Should I take Calculus IV as a 4 week summer course?

  • Thread starter treebeard
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Hi.

I have taken Cal 1-2 and am now wrapping up Cal 3 this Spring semester. My university offers a Cal 4 course during a 4 week summer term.

This past summer, I took Calculus 1 during the summer, after a couple years break from mathematics (I'm a natural resources graduate student), and got a B. Following this, during the next 4 week term, I enrolled in Calculus 2 and dropped it midway - my reasoning being that I had not had any trigonometry since high school (I had forgotten nearly every trig relationship).

That said, I brushed up on my trig and got an A when I re-enrolled in Cal 2 in the Fall. I expect to get a B at the lowest in Cal 3.

With all of this background presented, my question is: do you think that the material and concepts in Calculus 4 can truly be appreciated/learned during a summer term course at the university level? I will follow this course with Numerical Analysis 1 and 2 and end after Math Stats 1 and 2.

I greatly appreciate any thoughts/comments. I really want to understand this stuff, and I know a full semester is the best option but as I'm pressed for time, I'd like to move on and get it over with.

Sincerely,
treebeard
 
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Can you please tell us the contents of "Calculus IV", since I don't think this is standard?
 
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I had to also look this up. From what I understand, Calc I (differentiation and integration) is divided up into Calc I and II, calc III is the standard calc 2, and calc IV is the standard calc III (vectors, curl, divergence, etc.)
 

Vanadium 50

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Unless you are at the same university, I think we should let treebeard describe what it is where he is taking it.
 
Hi all,

My apologies for not including the course descriptions in my original post.

Calculus I. Three hours lecture. Analytic geometry; functions; limits; continuity; derivatives of algebraic functions; applications of the derivative. Honors section available.

Calculus II. Three hours lecture. Antidifferentiation; the definite integral; applications of the definite integral; differentiation and integration of transcendental functions. Honors section available.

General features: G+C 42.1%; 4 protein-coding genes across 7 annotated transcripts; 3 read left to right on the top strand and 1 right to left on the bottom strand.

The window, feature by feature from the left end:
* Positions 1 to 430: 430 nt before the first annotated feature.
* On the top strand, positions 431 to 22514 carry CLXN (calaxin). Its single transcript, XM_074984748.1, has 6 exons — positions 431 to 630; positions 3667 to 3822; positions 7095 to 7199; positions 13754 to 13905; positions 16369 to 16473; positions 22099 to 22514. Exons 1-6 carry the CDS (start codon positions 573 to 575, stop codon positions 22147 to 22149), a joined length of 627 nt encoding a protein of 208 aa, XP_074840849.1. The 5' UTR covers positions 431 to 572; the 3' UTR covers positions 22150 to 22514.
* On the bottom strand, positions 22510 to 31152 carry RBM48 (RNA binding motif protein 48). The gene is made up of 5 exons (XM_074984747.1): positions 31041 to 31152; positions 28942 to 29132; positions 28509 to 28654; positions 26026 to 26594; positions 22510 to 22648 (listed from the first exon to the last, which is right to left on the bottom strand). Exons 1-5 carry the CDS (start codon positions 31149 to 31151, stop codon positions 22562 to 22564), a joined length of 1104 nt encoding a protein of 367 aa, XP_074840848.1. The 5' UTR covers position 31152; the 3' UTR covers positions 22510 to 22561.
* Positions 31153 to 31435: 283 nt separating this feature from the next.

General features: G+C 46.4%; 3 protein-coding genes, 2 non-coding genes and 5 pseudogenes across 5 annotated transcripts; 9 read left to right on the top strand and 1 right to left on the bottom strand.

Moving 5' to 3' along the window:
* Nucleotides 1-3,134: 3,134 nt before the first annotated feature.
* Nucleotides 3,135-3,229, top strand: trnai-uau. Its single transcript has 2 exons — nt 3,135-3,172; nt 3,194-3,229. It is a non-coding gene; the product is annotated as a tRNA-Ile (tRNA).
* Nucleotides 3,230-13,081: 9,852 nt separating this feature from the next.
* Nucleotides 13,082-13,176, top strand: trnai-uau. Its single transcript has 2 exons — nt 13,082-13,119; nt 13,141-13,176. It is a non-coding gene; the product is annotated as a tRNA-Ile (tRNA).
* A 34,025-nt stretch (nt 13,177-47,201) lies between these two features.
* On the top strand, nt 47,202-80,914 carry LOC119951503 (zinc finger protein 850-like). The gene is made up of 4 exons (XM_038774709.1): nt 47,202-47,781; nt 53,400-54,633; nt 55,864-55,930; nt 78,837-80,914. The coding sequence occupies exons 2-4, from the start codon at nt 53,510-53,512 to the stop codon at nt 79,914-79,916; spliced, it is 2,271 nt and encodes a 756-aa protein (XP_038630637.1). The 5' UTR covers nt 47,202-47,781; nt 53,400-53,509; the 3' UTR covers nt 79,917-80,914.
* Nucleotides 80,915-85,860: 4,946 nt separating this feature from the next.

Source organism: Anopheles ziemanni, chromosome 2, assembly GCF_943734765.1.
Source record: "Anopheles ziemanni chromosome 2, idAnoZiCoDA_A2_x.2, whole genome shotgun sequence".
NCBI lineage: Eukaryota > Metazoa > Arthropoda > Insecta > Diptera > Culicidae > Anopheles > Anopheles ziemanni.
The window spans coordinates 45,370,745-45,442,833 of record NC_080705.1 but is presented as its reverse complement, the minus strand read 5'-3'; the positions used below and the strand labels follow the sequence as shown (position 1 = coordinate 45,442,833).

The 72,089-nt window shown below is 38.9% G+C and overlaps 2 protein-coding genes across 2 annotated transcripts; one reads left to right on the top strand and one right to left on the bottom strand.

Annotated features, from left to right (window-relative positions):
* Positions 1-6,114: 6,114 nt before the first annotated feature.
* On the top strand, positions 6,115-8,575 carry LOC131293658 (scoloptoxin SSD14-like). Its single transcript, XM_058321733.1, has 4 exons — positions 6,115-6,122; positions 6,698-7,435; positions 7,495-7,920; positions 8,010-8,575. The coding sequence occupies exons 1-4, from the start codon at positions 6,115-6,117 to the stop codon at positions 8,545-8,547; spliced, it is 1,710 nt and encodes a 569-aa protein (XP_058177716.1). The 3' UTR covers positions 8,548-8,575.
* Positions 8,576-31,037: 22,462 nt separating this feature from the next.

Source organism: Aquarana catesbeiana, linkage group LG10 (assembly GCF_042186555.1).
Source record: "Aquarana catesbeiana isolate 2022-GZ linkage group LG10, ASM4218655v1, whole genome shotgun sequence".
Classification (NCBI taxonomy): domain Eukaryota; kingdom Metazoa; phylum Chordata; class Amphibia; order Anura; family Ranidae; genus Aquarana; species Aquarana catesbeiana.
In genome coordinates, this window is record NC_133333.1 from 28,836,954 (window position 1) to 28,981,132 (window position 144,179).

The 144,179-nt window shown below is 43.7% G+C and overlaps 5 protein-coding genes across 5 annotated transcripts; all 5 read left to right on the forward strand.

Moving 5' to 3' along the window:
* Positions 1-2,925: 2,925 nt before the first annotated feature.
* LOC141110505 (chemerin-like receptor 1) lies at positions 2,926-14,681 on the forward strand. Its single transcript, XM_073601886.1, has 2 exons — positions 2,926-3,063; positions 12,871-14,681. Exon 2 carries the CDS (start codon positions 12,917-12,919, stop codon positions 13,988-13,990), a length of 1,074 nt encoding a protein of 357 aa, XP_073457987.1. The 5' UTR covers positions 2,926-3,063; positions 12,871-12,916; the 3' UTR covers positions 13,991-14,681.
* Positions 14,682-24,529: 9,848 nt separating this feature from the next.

Calculus III. Three hours lecture. Further methods of integration; polar coordinates; vectors; infinite series. Honors section available.

Calculus IV . Three hours lecture. Differential calculus of functions of several variables; multiple integration; vector calculus. Honors section available.

These are direct copy/paste from the course descriptions at my university. In regards to the three hour lecture, they are worth 3 credit hours each.

I would be happy to answer any other questions in regard to content within Calculus I-III, as I have taken/taking those.
 
Hi all,


Calculus I. Three hours lecture. Analytic geometry; functions; limits; continuity; derivatives of algebraic functions; applications of the derivative. Honors section available.

Calculus II. Three hours lecture. Antidifferentiation; the definite integral; applications of the definite integral; differentiation and integration of transcendental functions. Honors section available.

Calculus III. Three hours lecture. Further methods of integration; polar coordinates; vectors; infinite series. Honors section available.

Calculus IV . Three hours lecture. Differential calculus of functions of several variables; multiple integration; vector calculus. Honors section available.
This sounds almost identical to the Calculus sequence at my college, and I would definitely advise taking this over the summer. This course is really, more or less an introduction to DE and Linear algebra with multiple variables added in. You will be bored to death if you take this class over an entire semester. If you are comfortable with differentiation and integration, this class will be simple. If you have taken or are planning to take DE and Linear; this class will complement those more so than calculus.
 

AlephZero

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I don't think it will be a step change in difficulty (either up or down) from the courses you have done already. So if you were happy with those, there's no obvious reason not to take it in summer IMO.
 
This sounds almost identical to the Calculus sequence at my college, and I would definitely advise taking this over the summer. This course is really, more or less an introduction to DE and Linear algebra with multiple variables added in. You will be bored to death if you take this class over an entire semester. If you are comfortable with differentiation and integration, this class will be simple. If you have taken or are planning to take DE and Linear; this class will complement those more so than calculus.
I am taking Introduction to Linear Algebra this semester in addition to Calculus III and have enjoyed the content - it's interesting how varied the treatment of notation can be in different textbooks but I've grasped it pretty well. No differential equation experience yet, so far as classes are concerned, but I am planning on taking DE the Summer term following Calculus IV. Based on the nature of the homework regiment in Summer terms, I'll probably have to split them up but it otherwise sounds like it would be great to take DE and Calculus IV together.